DCF Talks Logistics Of Expanding Foster Care
Department of Children and Families officials Tuesday held the first of what may become a series of rule-making workshops concerning a new law that allows young adults to stay in foster homes until they’re 21. But, many officials had the same question –what happens to kids who CAN’T stay in those homes?
Even though Venice State Senator Nancy Detert’s law allows foster kids to stay in their foster home after the age of eighteen, that doesn’t guarantee they’ll stay there after they reach that milestone. Because of a foster home shortage, possible reunification with biological families and a foster parent’s right to terminate care once a child reaches 18, some young adults will now find themselves still in foster care, but living alone. Foster child lawyer Gerard Glynn’s concerns lie with how the state will pay for that independent housing.
“They may choose to leave their foster home and when they come back they can’t go back to the same foster home. So, we might put them up in an apartment and the question is how much are we willing to pay for that apartment? That’s a lot of the debate is: how do we figure that out? Is it a community by community basis? Or is it a statewide standard? And is it based on actual costs? Or is it a flat rate that we’re willing to contribute?” Glynn said.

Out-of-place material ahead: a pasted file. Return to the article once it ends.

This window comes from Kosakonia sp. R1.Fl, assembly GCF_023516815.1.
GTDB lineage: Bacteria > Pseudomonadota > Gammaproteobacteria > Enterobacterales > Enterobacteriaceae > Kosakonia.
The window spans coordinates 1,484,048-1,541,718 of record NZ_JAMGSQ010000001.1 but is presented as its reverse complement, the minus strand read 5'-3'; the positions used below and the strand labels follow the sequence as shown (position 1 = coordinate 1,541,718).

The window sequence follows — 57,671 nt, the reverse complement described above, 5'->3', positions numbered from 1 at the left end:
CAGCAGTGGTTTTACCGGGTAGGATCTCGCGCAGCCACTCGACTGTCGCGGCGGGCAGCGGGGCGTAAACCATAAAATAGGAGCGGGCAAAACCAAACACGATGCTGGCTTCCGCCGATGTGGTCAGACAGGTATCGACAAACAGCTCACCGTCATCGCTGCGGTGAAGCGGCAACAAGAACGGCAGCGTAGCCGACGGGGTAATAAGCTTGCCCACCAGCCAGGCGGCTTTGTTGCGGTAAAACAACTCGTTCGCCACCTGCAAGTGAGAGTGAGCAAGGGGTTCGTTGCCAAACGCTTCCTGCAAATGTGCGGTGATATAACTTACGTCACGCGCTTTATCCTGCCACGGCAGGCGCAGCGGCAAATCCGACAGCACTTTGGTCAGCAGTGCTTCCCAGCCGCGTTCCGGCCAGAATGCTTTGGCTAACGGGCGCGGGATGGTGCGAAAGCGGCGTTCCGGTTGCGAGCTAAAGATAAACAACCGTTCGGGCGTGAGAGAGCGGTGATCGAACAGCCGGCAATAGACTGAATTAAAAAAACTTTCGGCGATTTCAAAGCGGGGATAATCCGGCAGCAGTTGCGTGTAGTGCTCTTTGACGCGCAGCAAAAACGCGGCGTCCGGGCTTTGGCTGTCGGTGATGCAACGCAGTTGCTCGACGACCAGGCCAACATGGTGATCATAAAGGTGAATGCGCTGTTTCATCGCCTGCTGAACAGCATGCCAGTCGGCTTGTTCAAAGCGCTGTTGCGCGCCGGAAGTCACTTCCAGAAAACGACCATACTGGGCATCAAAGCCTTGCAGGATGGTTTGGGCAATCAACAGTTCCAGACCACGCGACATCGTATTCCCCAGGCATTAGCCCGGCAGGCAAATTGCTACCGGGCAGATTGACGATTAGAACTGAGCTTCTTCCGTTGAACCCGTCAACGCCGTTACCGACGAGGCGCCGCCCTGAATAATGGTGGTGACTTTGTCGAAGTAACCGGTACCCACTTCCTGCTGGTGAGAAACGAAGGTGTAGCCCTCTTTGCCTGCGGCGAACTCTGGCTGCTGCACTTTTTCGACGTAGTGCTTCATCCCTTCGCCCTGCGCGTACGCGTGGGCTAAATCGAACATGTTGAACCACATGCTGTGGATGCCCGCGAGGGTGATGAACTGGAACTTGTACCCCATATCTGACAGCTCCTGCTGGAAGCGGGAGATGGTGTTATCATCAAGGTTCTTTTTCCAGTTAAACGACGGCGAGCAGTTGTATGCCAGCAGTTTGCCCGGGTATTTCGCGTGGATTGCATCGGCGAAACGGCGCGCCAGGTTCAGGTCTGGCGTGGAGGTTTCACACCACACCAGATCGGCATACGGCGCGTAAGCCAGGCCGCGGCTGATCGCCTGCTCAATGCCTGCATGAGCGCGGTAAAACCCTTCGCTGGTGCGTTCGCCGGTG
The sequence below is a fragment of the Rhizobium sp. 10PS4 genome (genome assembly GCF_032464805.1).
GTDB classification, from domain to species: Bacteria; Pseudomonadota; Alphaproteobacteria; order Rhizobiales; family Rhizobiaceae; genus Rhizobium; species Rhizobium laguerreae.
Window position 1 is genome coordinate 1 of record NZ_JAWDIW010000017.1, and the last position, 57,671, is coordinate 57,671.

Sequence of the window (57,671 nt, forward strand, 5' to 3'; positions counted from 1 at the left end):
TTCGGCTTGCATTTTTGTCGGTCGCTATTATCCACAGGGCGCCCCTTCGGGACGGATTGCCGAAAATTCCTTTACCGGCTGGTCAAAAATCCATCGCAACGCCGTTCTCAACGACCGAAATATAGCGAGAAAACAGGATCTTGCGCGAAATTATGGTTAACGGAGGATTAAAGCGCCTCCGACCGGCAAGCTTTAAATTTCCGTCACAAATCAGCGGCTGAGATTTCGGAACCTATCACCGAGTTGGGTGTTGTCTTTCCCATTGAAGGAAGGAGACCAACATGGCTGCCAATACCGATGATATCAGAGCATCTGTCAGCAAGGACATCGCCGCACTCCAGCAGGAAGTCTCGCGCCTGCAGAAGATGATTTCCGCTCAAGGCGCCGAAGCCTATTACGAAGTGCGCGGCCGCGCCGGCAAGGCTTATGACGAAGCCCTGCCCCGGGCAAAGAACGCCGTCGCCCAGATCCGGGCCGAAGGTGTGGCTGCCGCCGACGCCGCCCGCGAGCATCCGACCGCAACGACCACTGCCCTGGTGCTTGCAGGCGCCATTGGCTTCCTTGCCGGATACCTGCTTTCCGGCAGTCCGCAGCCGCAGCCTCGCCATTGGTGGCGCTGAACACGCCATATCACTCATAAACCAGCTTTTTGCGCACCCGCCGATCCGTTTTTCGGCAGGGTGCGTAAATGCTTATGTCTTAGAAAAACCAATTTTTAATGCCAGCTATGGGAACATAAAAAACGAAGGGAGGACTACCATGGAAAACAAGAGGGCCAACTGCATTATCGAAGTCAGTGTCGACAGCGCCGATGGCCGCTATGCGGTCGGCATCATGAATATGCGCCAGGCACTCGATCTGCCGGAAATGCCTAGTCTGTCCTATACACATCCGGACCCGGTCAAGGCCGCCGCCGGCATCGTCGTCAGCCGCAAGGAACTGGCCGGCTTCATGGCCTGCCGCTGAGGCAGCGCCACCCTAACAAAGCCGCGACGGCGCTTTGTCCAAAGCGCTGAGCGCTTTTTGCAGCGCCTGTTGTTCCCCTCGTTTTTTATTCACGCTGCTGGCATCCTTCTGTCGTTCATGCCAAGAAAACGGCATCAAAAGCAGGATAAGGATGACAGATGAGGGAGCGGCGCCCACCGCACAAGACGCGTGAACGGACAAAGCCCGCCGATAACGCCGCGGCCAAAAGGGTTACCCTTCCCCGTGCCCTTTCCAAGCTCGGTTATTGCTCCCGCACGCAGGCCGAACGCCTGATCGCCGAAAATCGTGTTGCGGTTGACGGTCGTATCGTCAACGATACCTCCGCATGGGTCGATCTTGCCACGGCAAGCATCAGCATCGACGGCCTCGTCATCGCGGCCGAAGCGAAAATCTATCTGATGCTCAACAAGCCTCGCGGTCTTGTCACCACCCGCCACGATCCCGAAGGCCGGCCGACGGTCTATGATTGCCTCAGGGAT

Before Detert’s law, foster kids aging out of the system were put in a program called “Road to Independence,” which gave young adults a monthly stipend to use for rent and other living expenses if they met certain requirements. Critics say that program lacked oversight, and many kids getting the money couldn’t manage it alone. Now, state officials say they’ll be paying for housing directly. But they haven’t decided whether they’ll pay for individual leases or negotiate master leases on whole complexes to use for housing extended foster care kids. The DCF has until March to solidify the new rules.